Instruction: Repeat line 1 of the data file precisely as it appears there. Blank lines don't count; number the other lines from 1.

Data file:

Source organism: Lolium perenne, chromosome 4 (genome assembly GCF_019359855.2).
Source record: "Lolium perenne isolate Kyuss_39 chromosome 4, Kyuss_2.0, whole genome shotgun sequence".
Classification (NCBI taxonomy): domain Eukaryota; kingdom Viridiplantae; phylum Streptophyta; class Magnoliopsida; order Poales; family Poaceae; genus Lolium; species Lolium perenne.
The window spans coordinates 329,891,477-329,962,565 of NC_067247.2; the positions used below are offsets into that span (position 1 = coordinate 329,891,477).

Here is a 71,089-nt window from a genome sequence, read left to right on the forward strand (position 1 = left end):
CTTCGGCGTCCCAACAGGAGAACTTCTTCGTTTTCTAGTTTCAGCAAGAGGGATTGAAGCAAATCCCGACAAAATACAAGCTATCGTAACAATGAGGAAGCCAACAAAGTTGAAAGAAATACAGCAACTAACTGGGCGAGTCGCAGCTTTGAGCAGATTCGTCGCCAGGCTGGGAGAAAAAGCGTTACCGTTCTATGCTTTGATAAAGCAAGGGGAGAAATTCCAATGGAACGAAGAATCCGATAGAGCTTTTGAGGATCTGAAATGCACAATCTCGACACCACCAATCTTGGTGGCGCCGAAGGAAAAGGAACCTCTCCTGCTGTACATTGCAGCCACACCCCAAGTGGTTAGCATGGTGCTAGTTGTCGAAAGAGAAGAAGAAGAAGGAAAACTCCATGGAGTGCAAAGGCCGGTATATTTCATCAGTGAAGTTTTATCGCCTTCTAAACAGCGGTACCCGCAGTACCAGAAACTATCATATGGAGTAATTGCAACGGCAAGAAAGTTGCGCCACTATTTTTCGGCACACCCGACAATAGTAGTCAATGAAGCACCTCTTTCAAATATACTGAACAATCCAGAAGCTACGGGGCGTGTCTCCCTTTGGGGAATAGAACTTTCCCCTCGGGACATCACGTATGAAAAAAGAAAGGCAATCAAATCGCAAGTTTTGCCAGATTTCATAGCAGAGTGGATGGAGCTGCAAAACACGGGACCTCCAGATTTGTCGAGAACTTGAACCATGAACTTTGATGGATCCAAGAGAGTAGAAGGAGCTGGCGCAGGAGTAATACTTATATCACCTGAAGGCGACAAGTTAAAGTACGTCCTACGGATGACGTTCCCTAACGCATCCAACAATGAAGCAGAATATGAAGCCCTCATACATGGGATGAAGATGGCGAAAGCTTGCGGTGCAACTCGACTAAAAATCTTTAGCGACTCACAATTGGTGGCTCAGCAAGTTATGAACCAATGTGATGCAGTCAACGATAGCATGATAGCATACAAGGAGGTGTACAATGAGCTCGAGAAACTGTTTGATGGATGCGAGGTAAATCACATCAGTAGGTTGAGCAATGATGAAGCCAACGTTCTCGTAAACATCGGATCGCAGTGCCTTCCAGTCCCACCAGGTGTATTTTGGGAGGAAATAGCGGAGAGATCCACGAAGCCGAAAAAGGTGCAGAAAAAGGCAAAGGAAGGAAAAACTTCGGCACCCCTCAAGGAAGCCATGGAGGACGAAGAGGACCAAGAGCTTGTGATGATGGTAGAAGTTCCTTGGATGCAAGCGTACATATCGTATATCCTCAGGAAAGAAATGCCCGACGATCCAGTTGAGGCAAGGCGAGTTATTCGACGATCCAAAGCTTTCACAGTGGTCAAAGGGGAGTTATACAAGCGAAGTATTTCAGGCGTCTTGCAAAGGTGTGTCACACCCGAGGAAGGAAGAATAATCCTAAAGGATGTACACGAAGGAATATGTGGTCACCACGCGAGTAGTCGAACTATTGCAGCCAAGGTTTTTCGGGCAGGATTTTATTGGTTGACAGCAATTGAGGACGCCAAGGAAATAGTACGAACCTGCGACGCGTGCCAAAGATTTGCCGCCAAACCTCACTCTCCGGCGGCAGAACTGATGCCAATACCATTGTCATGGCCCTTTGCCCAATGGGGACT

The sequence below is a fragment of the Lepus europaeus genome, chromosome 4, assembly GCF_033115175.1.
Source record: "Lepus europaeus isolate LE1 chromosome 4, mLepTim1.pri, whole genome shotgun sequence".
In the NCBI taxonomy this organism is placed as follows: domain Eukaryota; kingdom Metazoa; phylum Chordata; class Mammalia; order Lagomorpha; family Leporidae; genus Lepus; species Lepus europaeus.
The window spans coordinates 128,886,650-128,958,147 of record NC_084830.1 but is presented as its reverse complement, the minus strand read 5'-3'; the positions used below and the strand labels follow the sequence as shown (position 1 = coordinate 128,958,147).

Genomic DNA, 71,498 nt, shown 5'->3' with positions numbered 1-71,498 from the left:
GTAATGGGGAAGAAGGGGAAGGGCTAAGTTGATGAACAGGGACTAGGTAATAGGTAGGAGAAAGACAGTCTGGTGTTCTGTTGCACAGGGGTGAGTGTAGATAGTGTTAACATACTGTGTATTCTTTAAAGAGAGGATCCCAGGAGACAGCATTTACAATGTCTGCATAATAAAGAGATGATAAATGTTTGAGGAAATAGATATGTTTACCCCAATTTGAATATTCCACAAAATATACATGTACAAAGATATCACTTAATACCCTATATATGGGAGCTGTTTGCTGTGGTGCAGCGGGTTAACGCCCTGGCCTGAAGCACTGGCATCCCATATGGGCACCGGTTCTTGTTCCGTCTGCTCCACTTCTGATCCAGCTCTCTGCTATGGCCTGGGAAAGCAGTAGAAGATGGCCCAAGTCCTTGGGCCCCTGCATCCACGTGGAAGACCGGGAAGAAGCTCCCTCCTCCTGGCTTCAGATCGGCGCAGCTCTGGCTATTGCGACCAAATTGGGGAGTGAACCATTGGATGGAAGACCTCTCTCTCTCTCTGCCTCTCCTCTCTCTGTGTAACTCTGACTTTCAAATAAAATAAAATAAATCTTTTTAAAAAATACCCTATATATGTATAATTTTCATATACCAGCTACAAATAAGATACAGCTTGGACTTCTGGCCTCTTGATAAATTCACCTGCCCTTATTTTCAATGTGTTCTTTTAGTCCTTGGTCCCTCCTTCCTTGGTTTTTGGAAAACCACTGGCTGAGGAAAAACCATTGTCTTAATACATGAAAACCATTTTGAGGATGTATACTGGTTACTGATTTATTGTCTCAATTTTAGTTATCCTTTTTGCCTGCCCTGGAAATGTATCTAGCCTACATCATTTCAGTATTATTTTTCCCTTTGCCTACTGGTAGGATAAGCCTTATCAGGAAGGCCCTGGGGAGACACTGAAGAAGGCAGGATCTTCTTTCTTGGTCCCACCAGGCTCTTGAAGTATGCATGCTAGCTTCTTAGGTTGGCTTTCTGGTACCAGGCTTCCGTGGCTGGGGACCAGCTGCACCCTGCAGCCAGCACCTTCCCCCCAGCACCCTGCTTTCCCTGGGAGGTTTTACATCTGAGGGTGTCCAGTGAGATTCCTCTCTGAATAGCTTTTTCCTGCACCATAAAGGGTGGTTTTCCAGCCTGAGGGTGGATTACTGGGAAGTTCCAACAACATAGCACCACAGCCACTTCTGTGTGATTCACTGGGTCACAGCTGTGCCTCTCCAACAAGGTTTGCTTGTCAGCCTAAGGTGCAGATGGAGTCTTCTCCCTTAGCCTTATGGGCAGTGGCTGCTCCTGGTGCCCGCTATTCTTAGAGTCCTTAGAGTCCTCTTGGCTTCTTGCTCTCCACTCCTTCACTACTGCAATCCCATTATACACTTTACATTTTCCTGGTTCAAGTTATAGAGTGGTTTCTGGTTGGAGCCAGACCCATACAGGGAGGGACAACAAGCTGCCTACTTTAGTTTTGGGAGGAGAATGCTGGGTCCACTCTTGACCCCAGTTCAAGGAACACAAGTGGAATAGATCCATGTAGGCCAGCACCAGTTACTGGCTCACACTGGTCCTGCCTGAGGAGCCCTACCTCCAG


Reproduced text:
Source organism: Lolium perenne, chromosome 4 (genome assembly GCF_019359855.2).